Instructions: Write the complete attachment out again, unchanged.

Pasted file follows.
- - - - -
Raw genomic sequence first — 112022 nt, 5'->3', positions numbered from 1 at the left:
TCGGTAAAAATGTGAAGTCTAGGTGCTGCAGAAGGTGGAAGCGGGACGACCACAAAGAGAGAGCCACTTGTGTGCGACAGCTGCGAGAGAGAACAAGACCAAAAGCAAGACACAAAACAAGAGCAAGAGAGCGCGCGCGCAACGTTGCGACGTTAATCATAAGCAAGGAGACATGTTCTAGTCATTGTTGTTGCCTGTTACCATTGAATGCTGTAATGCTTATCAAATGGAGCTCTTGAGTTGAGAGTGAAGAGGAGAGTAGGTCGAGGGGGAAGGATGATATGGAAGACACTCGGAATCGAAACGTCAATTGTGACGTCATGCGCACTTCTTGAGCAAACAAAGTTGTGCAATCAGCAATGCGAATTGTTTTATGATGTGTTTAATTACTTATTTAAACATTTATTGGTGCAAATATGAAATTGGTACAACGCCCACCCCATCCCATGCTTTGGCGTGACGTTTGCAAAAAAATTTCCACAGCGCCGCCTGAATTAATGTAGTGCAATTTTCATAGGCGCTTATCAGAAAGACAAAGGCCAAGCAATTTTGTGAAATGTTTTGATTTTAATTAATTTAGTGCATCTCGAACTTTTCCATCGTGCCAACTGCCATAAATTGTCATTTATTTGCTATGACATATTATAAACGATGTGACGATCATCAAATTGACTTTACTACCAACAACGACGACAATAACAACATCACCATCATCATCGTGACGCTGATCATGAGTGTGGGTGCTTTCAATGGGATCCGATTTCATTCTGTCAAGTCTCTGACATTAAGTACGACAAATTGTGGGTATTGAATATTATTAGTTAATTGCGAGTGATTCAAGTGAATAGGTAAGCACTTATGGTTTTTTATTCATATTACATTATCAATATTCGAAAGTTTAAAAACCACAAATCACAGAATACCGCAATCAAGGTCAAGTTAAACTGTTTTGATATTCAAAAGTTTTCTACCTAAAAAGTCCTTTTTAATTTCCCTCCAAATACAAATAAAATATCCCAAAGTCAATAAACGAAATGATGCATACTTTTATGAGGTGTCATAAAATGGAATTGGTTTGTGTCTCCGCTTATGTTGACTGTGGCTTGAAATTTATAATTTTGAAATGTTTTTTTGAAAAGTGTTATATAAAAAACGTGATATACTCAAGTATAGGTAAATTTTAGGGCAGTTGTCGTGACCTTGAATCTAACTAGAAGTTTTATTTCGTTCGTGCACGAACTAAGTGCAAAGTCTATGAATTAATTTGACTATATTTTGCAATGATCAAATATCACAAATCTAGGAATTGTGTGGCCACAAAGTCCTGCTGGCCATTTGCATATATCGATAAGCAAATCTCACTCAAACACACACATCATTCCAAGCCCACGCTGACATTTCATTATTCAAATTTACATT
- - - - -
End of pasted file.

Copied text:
Raw genomic sequence first — 112022 nt, 5'->3', positions numbered from 1 at the left:
TCGGTAAAAATGTGAAGTCTAGGTGCTGCAGAAGGTGGAAGCGGGACGACCACAAAGAGAGAGCCACTTGTGTGCGACAGCTGCGAGAGAGAACAAGACCAAAAGCAAGACACAAAACAAGAGCAAGAGAGCGCGCGCGCAACGTTGCGACGTTAATCATAAGCAAGGAGACATGTTCTAGTCATTGTTGTTGCCTGTTACCATTGAATGCTGTAATGCTTATCAAATGGAGCTCTTGAGTTGAGAGTGAAGAGGAGAGTAGGTCGAGGGGGAAGGATGATATGGAAGACACTCGGAATCGAAACGTCAATTGTGACGTCATGCGCACTTCTTGAGCAAACAAAGTTGTGCAATCAGCAATGCGAATTGTTTTATGATGTGTTTAATTACTTATTTAAACATTTATTGGTGCAAATATGAAATTGGTACAACGCCCACCCCATCCCATGCTTTGGCGTGACGTTTGCAAAAAAATTTCCACAGCGCCGCCTGAATTAATGTAGTGCAATTTTCATAGGCGCTTATCAGAAAGACAAAGGCCAAGCAATTTTGTGAAATGTTTTGATTTTAATTAATTTAGTGCATCTCGAACTTTTCCATCGTGCCAACTGCCATAAATTGTCATTTATTTGCTATGACATATTATAAACGATGTGACGATCATCAAATTGACTTTACTACCAACAACGACGACAATAACAACATCACCATCATCATCGTGACGCTGATCATGAGTGTGGGTGCTTTCAATGGGATCCGATTTCATTCTGTCAAGTCTCTGACATTAAGTACGACAAATTGTGGGTATTGAATATTATTAGTTAATTGCGAGTGATTCAAGTGAATAGGTAAGCACTTATGGTTTTTTATTCATATTACATTATCAATATTCGAAAGTTTAAAAACCACAAATCACAGAATACCGCAATCAAGGTCAAGTTAAACTGTTTTGATATTCAAAAGTTTTCTACCTAAAAAGTCCTTTTTAATTTCCCTCCAAATACAAATAAAATATCCCAAAGTCAATAAACGAAATGATGCATACTTTTATGAGGTGTCATAAAATGGAATTGGTTTGTGTCTCCGCTTATGTTGACTGTGGCTTGAAATTTATAATTTTGAAATGTTTTTTTGAAAAGTGTTATATAAAAAACGTGATATACTCAAGTATAGGTAAATTTTAGGGCAGTTGTCGTGACCTTGAATCTAACTAGAAGTTTTATTTCGTTCGTGCACGAACTAAGTGCAAAGTCTATGAATTAATTTGACTATATTTTGCAATGATCAAATATCACAAATCTAGGAATTGTGTGGCCACAAAGTCCTGCTGGCCATTTGCATATATCGATAAGCAAATCTCACTCAAACACACACATCATTCCAAGCCCACGCTGACATTTCATTATTCAAATTTACATT